Loving Better – The Power of Conscious Thinking
“ Everybody’s life is precious, if we can come from that place to give ourselves a chance to remember that sometimes. Be really generous and kind with ourselves when we don’t remember it. “
Becoming human is the phrase that really resonates. Becoming, evolving and developing is something that never stops.
Deborah Barker has lived in rural Sussex most of her life. She had her son at 27, and then another two children at the time she was 33. “I’ve always really valued the family life, and friends, and making meaning.” She has been driven by wanting to make a difference. When I encountered the arts, it helped her find an important way of making sense and understanding the world.”
She was the first person in her immediate and extended family to go to university. That was a real gift, It took a lot of courage to go, because there wasn’t any history of anyone having had any academic achievement and she experienced a lot of imposter syndrome. She absolutely loved it and she loved the learning. Today, her youngest daughter is doing her PhD!
Late seventies, early eighties, there was very few women in any positions of power or authority or responsibility. “I came from a family where either the women were housewives working from home, working at home looking after children and family or hairdressers, or the shops. I really didn’t know what you might do other than that. I love living in the Countryside. I’ve always been interested in the rural economy in agriculture. I love dyeing, in natural dyeing and textiles .And I really love the arts.”
For over 40 years Deborah has woven a path through all of her different roles, bringing together all the different strands of her life and loves together. Finally in the last five years, her different worlds have come together. “ I feel very, very privileged that I’ve managed to sort of weave in my family life with my work life.”
American poet and writer Wendell Berry talks about the difference between a household and a house. The house becomes a home and you work out of it. And that’s the centre that you work from, “My partner’s Walter is a sculptor. We’ve been together now for thirty something years. So, together we’ve been able to create this environment. And because our values are very aligned and they’re very much about making a positive difference in the world, and meaning, and friendship rather than money. It hasn’t always been the easiest route.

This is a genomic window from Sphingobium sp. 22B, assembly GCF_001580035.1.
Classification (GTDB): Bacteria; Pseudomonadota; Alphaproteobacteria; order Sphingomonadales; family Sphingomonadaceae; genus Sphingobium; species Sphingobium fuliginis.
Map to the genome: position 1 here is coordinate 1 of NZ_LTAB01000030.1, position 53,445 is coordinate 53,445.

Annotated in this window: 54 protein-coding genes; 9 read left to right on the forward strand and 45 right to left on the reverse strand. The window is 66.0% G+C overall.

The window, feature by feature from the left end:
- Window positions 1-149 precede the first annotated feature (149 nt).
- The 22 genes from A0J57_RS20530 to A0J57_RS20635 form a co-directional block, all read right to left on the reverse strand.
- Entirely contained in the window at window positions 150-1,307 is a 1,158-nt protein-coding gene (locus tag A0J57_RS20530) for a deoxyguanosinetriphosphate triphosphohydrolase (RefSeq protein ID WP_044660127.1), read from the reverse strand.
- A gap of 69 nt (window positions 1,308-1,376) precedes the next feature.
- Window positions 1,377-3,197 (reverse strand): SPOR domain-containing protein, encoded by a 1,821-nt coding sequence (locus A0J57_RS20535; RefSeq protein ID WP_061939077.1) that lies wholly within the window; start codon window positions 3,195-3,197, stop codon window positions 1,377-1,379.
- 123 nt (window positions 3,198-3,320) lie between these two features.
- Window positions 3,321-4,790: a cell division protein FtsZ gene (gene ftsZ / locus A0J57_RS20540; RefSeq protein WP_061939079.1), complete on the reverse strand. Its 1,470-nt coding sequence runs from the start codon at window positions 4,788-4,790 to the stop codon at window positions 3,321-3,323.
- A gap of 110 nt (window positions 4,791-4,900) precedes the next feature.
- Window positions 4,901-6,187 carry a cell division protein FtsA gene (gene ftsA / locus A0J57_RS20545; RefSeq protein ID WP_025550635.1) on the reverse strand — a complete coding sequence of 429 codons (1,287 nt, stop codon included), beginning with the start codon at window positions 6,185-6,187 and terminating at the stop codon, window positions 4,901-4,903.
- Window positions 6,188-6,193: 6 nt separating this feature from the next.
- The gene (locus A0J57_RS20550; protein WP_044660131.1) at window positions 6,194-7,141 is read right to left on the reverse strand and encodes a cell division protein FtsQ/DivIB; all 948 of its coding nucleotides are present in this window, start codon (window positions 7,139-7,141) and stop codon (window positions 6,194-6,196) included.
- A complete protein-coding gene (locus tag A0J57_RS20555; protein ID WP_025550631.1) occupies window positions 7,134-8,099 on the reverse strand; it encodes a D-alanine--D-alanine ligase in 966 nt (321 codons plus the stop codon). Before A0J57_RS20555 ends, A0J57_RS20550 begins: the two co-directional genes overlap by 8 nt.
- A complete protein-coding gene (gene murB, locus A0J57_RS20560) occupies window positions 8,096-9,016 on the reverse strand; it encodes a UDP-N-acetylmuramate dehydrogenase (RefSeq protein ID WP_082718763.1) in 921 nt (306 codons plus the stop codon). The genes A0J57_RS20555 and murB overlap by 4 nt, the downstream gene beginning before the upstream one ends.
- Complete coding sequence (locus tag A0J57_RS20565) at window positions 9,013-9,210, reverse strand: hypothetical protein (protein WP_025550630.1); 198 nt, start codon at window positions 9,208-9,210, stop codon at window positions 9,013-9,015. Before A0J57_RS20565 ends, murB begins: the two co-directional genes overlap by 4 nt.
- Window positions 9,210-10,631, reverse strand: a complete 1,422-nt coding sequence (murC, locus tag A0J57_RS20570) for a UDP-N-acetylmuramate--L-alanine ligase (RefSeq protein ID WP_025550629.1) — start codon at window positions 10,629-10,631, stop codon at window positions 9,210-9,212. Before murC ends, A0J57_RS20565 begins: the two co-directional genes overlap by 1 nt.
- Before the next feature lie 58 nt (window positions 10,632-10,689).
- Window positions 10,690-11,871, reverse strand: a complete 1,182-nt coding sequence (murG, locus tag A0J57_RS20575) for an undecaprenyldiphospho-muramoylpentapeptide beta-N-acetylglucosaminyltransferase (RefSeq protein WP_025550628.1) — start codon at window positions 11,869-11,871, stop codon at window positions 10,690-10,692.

Now that we are in a sort of climate crisis, and sort of an economic crisis, it’s actually given us tools to manage quite well. We’re used to growing our own food, we’re used to being very self reliant, we’re used to changing how we were and pivoting and seeing what’s needed. “
Talking about new growth areas, years ago, regenerative agriculture wasn’t even a thing then. So being an advocate for regenerative farming and organic farming has been one of the threads that has come together after so many years. Deborah now has a contract with the “High Wheels A & B” to develop events for farmers.
Wendell Berry writes “whether we know it or not, whether we want to be or not, we are members of one another”.
Listening to Deborah, she is teaching me about what loving better entails!
00:00:00 Paula: Welcome to “TesseLeads” with your host Tesse Akpeki and co-host Paula Okonneh. “TesseLeads” is a safe, sensitive, and supportive place and space to share, hear and tell your stories and experiences. You hear how top experts and thought leaders are creating opportunities, navigating a diverse range of challenges and confronting their dilemmas while shaping their futures and our futures. Our guest today is Deborah Barker, who works at the “Intersection Of Visual Art, Crafts, Fashion, Textile and Agriculture”. From her natural guy studio in East Sussex, she collaborates with farmers, independent designers, makers, and artists. Alongside her work as a natural dyer, she works as a freelance researcher, also as a consultant and project manager for regenerative form and fiber projects and designers. She’s deeply committed to bringing the learning from her years of working with not-for-profit organizations and charities to shape the organization and to embed a regenerative culture into the heart of any organization. She’s also a fellow of the “Royal Society Of Arts” and contributed to the “RSA Regeneratives Futures Program”. Our topic today is “how I can love better, the power of conscious thinking”. Welcome to “TesseLeads” Deborah, we are thrilled to have you here.